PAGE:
I finally get late static binding in PHP

Static inheritance in PHP (and really any language) can get tricky sometimes, especially when you’re trying to figure out what self is currently referring to. In PHP, self is always applied to the class that has that declaration, not necessarily the child class. Hmm… that reads weird, let’s make an example.

abstract class a
{
    public static function who()
    {
        return 'a';
    }

    public function info_self()
    {
        return self::who();
    }
}

class b extends a
{
    public static function who()
    {
        return 'b';
    }
}

In this example your brain might be saying that b overrode the who method so calling b->info_self() should use the override. You’d be wrong.

If you create an instance of b and call the info_self() method you will get a instead of b because the info_self method invokes its own self::who() and does not come back up (or down) the inheritance chain to b.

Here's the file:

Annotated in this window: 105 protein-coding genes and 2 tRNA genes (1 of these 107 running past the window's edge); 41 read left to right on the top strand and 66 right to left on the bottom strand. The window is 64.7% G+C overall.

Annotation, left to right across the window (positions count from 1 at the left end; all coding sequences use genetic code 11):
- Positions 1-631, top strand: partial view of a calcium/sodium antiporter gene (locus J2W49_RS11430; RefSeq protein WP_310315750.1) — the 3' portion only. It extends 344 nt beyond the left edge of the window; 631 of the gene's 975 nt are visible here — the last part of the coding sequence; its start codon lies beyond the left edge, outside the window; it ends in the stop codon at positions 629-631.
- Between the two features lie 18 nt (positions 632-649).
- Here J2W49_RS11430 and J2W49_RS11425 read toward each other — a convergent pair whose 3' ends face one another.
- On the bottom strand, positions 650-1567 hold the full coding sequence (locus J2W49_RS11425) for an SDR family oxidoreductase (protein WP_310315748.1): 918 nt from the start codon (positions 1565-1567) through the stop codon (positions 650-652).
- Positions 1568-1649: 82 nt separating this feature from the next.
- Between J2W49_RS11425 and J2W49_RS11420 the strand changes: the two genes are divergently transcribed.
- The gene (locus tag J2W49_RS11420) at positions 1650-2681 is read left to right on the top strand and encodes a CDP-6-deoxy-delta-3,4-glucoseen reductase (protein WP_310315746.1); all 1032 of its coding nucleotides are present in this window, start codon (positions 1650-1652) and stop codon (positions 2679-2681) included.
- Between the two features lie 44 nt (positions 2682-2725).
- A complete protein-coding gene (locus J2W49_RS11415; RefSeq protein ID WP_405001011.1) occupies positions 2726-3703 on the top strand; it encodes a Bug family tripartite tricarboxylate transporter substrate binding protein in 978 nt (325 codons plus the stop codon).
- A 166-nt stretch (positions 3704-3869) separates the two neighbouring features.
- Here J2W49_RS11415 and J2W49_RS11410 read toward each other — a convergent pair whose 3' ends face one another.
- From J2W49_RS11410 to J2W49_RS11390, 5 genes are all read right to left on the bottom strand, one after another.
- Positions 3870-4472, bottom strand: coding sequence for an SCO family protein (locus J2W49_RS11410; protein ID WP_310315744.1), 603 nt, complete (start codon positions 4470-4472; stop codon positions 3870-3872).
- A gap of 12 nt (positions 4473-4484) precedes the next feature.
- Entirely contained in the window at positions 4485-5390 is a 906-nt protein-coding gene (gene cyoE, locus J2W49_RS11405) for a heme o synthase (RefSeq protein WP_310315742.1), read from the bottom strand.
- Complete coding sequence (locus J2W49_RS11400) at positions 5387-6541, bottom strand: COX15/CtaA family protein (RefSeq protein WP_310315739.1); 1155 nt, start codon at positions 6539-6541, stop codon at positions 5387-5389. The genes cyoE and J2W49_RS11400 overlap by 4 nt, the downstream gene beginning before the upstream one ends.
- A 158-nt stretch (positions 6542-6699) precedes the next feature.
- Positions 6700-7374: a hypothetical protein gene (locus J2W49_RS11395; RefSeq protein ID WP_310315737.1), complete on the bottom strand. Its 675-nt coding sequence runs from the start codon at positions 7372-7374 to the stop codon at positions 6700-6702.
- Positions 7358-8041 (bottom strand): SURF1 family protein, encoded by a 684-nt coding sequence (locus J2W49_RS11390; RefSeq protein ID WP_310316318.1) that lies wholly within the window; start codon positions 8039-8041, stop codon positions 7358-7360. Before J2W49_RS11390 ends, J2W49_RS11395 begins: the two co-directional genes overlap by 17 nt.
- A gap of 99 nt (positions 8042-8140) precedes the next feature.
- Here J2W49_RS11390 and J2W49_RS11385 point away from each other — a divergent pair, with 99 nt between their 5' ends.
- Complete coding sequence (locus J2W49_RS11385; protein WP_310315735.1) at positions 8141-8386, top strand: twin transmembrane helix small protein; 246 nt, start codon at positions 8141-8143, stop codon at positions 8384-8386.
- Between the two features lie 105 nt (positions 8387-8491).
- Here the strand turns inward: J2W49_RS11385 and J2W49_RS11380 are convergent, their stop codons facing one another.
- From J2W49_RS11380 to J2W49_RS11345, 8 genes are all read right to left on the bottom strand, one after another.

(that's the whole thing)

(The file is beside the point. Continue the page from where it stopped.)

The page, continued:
The good news is that they helped us in PHP 5.3 by adding the static:: keyword (variable introduction?) and a feature called Late Static Binding. The basic idea is that PHP will hold on to the child class as it walks up (or down) the inheritance chain and will then invoke the method on the nearest child caller instead.

You can add another method to the base class above to see this in action:

abstract class a
{
    public static function who()
    {
        return 'a';
    }

    public function info_self()
    {
        return self::who();
    }

    public function info_static()
    {
        return static::who();
    }
}

Then run:

$b = new \b();
dump( $b->info_self() );
dump( $b->info_static() );

The info_self method is the old one and will return a and the info_static is the new one that knows the context (or specific subclass) of where that method was actually called.

Sweet.